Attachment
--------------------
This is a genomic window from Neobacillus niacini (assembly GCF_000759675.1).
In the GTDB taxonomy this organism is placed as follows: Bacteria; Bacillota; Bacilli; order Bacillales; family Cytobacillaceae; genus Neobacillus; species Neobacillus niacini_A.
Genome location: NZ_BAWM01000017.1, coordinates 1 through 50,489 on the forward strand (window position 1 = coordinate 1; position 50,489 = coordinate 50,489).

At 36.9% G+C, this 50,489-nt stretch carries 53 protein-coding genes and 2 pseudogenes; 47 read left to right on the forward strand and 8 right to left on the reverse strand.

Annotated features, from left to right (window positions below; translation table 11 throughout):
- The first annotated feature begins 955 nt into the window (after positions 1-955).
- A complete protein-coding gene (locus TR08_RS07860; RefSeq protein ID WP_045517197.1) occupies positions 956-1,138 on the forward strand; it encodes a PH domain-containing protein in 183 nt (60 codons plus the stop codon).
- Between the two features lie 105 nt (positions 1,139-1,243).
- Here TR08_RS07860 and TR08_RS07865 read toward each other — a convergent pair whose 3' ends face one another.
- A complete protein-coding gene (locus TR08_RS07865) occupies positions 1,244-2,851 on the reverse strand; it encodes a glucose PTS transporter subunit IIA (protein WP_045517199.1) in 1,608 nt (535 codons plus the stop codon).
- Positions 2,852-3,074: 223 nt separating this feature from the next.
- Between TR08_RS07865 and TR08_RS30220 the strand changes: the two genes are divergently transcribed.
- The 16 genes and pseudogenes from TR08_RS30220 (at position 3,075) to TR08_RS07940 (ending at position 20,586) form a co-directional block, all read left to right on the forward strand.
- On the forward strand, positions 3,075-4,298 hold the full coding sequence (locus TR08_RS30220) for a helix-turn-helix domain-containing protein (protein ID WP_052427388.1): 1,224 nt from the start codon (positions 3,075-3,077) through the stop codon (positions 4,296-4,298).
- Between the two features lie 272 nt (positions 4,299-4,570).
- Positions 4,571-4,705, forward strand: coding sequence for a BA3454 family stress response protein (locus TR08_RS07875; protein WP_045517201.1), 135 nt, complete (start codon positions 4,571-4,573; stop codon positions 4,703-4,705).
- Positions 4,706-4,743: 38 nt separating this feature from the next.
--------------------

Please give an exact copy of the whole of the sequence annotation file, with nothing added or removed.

This is a genomic window from Neobacillus niacini (assembly GCF_000759675.1).
In the GTDB taxonomy this organism is placed as follows: Bacteria; Bacillota; Bacilli; order Bacillales; family Cytobacillaceae; genus Neobacillus; species Neobacillus niacini_A.
Genome location: NZ_BAWM01000017.1, coordinates 1 through 50,489 on the forward strand (window position 1 = coordinate 1; position 50,489 = coordinate 50,489).

At 36.9% G+C, this 50,489-nt stretch carries 53 protein-coding genes and 2 pseudogenes; 47 read left to right on the forward strand and 8 right to left on the reverse strand.

Annotated features, from left to right (window positions below; translation table 11 throughout):
- The first annotated feature begins 955 nt into the window (after positions 1-955).
- A complete protein-coding gene (locus TR08_RS07860; RefSeq protein ID WP_045517197.1) occupies positions 956-1,138 on the forward strand; it encodes a PH domain-containing protein in 183 nt (60 codons plus the stop codon).
- Between the two features lie 105 nt (positions 1,139-1,243).
- Here TR08_RS07860 and TR08_RS07865 read toward each other — a convergent pair whose 3' ends face one another.
- A complete protein-coding gene (locus TR08_RS07865) occupies positions 1,244-2,851 on the reverse strand; it encodes a glucose PTS transporter subunit IIA (protein WP_045517199.1) in 1,608 nt (535 codons plus the stop codon).
- Positions 2,852-3,074: 223 nt separating this feature from the next.
- Between TR08_RS07865 and TR08_RS30220 the strand changes: the two genes are divergently transcribed.
- The 16 genes and pseudogenes from TR08_RS30220 (at position 3,075) to TR08_RS07940 (ending at position 20,586) form a co-directional block, all read left to right on the forward strand.
- On the forward strand, positions 3,075-4,298 hold the full coding sequence (locus TR08_RS30220) for a helix-turn-helix domain-containing protein (protein ID WP_052427388.1): 1,224 nt from the start codon (positions 3,075-3,077) through the stop codon (positions 4,296-4,298).
- Between the two features lie 272 nt (positions 4,299-4,570).
- Positions 4,571-4,705, forward strand: coding sequence for a BA3454 family stress response protein (locus TR08_RS07875; protein WP_045517201.1), 135 nt, complete (start codon positions 4,571-4,573; stop codon positions 4,703-4,705).
- Positions 4,706-4,743: 38 nt separating this feature from the next.